Wisconsin Among 21 States that Prevail in Halting Federal Overtime Rule
Update, Nov. 23: Wisconsin Attorney General Brad Schimel is praising a federal court in Texas for issuing a nationwide preliminary injunction to halt the Dept. of Labor's Overtime Rule. Schimel, representing Wisconsin, had joined 20 other states in asking the court to put the rule on hold. "There’s no greater honor than representing millions of Wisconsinites in the continuous fight for the return of power to our citizens, away from an out-of-control federal bureaucracy in Washington D.C. Wisconsin must have the ability to set its own priorities and policies,” Schimel said via a written statement.
Original story, from Nov. 16:
On December 1st, U.S. employers will begin paying more salaried workers in Milwaukee and across the country overtime, if they work longer than 40-hours a week.
The White House put the new rule in motion. But with a new administration taking over, questions are arising over businesses and workers should expect.
On May 21, 2016 President Obama had this to say in his weekly address.
“This week, my administration took a step to make sure that more workers get the overtime pay they’ve earned. The Department of Labor finalized a rule to extend overtime protections to 4.2 million more Americans. It’s a move that will boost wages for working Americans by $12 billion over the next 10 years,” Obama says.
The move Mr. Obama is talking about would force employers to pay overtime to salaried employees who make up to $47,476 a year. Right now, the threshold for overtime pay is $23,660.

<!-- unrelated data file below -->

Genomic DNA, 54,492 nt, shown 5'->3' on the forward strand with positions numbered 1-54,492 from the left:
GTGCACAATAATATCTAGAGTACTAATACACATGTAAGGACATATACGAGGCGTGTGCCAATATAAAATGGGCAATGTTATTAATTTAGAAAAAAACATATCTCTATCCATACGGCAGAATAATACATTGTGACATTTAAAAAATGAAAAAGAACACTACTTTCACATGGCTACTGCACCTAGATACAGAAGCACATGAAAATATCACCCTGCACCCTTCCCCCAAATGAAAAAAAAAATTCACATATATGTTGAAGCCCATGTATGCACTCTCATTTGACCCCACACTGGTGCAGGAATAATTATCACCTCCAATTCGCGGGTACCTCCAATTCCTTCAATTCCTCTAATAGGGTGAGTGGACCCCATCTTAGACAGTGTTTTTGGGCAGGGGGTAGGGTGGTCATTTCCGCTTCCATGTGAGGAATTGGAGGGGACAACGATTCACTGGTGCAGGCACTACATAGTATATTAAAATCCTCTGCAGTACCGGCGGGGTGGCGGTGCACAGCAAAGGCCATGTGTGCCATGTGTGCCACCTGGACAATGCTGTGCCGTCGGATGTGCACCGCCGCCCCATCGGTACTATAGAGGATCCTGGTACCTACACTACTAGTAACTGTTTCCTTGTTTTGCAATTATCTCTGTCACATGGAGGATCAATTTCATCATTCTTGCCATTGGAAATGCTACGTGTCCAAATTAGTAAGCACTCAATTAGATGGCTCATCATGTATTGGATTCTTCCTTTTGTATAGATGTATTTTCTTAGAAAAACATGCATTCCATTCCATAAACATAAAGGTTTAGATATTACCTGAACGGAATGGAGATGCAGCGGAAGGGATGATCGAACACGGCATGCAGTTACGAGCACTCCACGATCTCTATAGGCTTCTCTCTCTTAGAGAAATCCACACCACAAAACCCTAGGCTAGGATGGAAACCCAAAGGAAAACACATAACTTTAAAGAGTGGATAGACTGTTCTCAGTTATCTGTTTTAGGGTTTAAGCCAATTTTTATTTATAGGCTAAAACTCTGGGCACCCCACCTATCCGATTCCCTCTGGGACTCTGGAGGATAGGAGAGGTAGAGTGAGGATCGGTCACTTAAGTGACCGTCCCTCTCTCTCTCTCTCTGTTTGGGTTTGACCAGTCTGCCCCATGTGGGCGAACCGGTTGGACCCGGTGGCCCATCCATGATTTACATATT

Because the change was done via executive action versus Congress passing a law, incoming President Trump could scrap the requirement. Ed Lump hopes so. He’s with the Wisconsin Restaurant Association. Lump says for now, he’s telling his members that they must be compliant by December 1st. And he predicts workers could end up losing ground, if the rule stands.
“In some cases where you have managers that are fairly high level they’ll get raises that’ll take them above the threshold. But in some cases, where you have managers that are lower level, not making anywhere near the threshold, they may actually find themselves having their hours restricted and being reduced back to hourly workers,” Lump says.
Lump says businesses can’t pull money out of thin air, so if employers must pay more, they must take the money from somewhere else. Like Lump, Chris Reader is also holding out hope that Donald Trump will repeal the executive action. Reader is with the business group Wisconsin Manufacturers and Commerce. He warns that it’s not clear what President elect Donald Trump will do on this issue.
“Only a couple times during the campaign did he talk about it, and what he talked about was maybe coming up with some exemption for smaller employers. So nobody really knows what he might do in this area. Certainly Congress would look to repeal it. They’ve passed bills in the past to repeal it that president Obama has vetoed,” Reader says.
Reader says the only thing certain right now is that the order will take effect on December 1st, and businesses don’t want to be found out of compliance because that could mean fines and possibly even back pay for workers.
While most businesses aren’t excited about the new rules, workers are. Sheila Cochran is with the Milwaukee Area Labor Council. She says if Trump is really for working people like he’s said he is, he’ll keep the rules in play.
“For someone who ran on jobs and seemingly is so concerned about middle class America, that’s exactly what this overtime rule was designed for. Those people that employers were taking advantage of and called them supervisors and then not pay them in the fashion that they should have,” Cochran says.
Cochran says she’s holding out the tiniest bit of hope that the executive order will remain in place.
Wisconsin is one of many state have signed onto a lawsuit to stop the executive order from taking effect.